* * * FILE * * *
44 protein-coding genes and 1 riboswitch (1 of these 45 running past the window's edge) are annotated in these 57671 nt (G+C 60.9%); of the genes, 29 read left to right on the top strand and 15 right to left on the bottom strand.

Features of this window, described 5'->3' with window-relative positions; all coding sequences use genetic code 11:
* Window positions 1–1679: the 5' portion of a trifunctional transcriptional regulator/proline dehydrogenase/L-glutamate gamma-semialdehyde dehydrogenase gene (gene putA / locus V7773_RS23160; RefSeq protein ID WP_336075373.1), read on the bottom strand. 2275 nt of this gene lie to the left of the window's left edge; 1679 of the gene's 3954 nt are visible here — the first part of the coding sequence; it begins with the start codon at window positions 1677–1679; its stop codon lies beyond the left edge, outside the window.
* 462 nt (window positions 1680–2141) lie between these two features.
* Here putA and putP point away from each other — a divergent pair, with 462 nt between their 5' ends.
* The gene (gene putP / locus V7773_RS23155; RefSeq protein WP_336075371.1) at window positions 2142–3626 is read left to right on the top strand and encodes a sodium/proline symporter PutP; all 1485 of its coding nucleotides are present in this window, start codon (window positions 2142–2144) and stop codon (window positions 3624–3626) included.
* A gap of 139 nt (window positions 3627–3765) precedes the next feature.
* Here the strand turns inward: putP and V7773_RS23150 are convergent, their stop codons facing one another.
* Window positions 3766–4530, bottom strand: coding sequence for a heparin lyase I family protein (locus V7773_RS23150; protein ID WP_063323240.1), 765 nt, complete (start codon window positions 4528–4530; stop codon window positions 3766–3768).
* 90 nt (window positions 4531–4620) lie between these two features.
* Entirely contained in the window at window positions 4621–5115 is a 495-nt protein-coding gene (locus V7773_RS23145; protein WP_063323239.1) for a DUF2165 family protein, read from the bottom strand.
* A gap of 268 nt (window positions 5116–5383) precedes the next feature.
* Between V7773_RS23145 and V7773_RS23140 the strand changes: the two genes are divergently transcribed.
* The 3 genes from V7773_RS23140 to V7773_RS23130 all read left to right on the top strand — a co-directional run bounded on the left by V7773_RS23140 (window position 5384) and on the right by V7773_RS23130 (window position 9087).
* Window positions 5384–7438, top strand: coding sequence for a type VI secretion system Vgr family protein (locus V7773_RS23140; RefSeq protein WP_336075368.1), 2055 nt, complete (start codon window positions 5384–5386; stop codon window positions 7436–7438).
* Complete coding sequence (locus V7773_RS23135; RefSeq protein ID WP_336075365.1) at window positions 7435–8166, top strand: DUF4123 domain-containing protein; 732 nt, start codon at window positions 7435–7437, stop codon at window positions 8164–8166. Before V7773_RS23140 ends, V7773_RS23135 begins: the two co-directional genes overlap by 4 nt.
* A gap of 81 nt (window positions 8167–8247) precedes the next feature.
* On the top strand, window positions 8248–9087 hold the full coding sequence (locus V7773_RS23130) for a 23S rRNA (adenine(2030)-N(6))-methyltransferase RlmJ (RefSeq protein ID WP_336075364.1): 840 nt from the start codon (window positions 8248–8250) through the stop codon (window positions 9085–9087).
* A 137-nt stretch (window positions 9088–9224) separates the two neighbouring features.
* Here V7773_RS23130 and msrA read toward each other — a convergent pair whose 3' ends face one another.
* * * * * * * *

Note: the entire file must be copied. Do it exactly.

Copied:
44 protein-coding genes and 1 riboswitch (1 of these 45 running past the window's edge) are annotated in these 57671 nt (G+C 60.9%); of the genes, 29 read left to right on the top strand and 15 right to left on the bottom strand.

Features of this window, described 5'->3' with window-relative positions; all coding sequences use genetic code 11:
* Window positions 1–1679: the 5' portion of a trifunctional transcriptional regulator/proline dehydrogenase/L-glutamate gamma-semialdehyde dehydrogenase gene (gene putA / locus V7773_RS23160; RefSeq protein ID WP_336075373.1), read on the bottom strand. 2275 nt of this gene lie to the left of the window's left edge; 1679 of the gene's 3954 nt are visible here — the first part of the coding sequence; it begins with the start codon at window positions 1677–1679; its stop codon lies beyond the left edge, outside the window.
* 462 nt (window positions 1680–2141) lie between these two features.
* Here putA and putP point away from each other — a divergent pair, with 462 nt between their 5' ends.
* The gene (gene putP / locus V7773_RS23155; RefSeq protein WP_336075371.1) at window positions 2142–3626 is read left to right on the top strand and encodes a sodium/proline symporter PutP; all 1485 of its coding nucleotides are present in this window, start codon (window positions 2142–2144) and stop codon (window positions 3624–3626) included.
* A gap of 139 nt (window positions 3627–3765) precedes the next feature.
* Here the strand turns inward: putP and V7773_RS23150 are convergent, their stop codons facing one another.
* Window positions 3766–4530, bottom strand: coding sequence for a heparin lyase I family protein (locus V7773_RS23150; protein ID WP_063323240.1), 765 nt, complete (start codon window positions 4528–4530; stop codon window positions 3766–3768).
* 90 nt (window positions 4531–4620) lie between these two features.
* Entirely contained in the window at window positions 4621–5115 is a 495-nt protein-coding gene (locus V7773_RS23145; protein WP_063323239.1) for a DUF2165 family protein, read from the bottom strand.
* A gap of 268 nt (window positions 5116–5383) precedes the next feature.
* Between V7773_RS23145 and V7773_RS23140 the strand changes: the two genes are divergently transcribed.
* The 3 genes from V7773_RS23140 to V7773_RS23130 all read left to right on the top strand — a co-directional run bounded on the left by V7773_RS23140 (window position 5384) and on the right by V7773_RS23130 (window position 9087).
* Window positions 5384–7438, top strand: coding sequence for a type VI secretion system Vgr family protein (locus V7773_RS23140; RefSeq protein WP_336075368.1), 2055 nt, complete (start codon window positions 5384–5386; stop codon window positions 7436–7438).
* Complete coding sequence (locus V7773_RS23135; RefSeq protein ID WP_336075365.1) at window positions 7435–8166, top strand: DUF4123 domain-containing protein; 732 nt, start codon at window positions 7435–7437, stop codon at window positions 8164–8166. Before V7773_RS23140 ends, V7773_RS23135 begins: the two co-directional genes overlap by 4 nt.
* A gap of 81 nt (window positions 8167–8247) precedes the next feature.
* On the top strand, window positions 8248–9087 hold the full coding sequence (locus V7773_RS23130) for a 23S rRNA (adenine(2030)-N(6))-methyltransferase RlmJ (RefSeq protein ID WP_336075364.1): 840 nt from the start codon (window positions 8248–8250) through the stop codon (window positions 9085–9087).
* A 137-nt stretch (window positions 9088–9224) separates the two neighbouring features.
* Here V7773_RS23130 and msrA read toward each other — a convergent pair whose 3' ends face one another.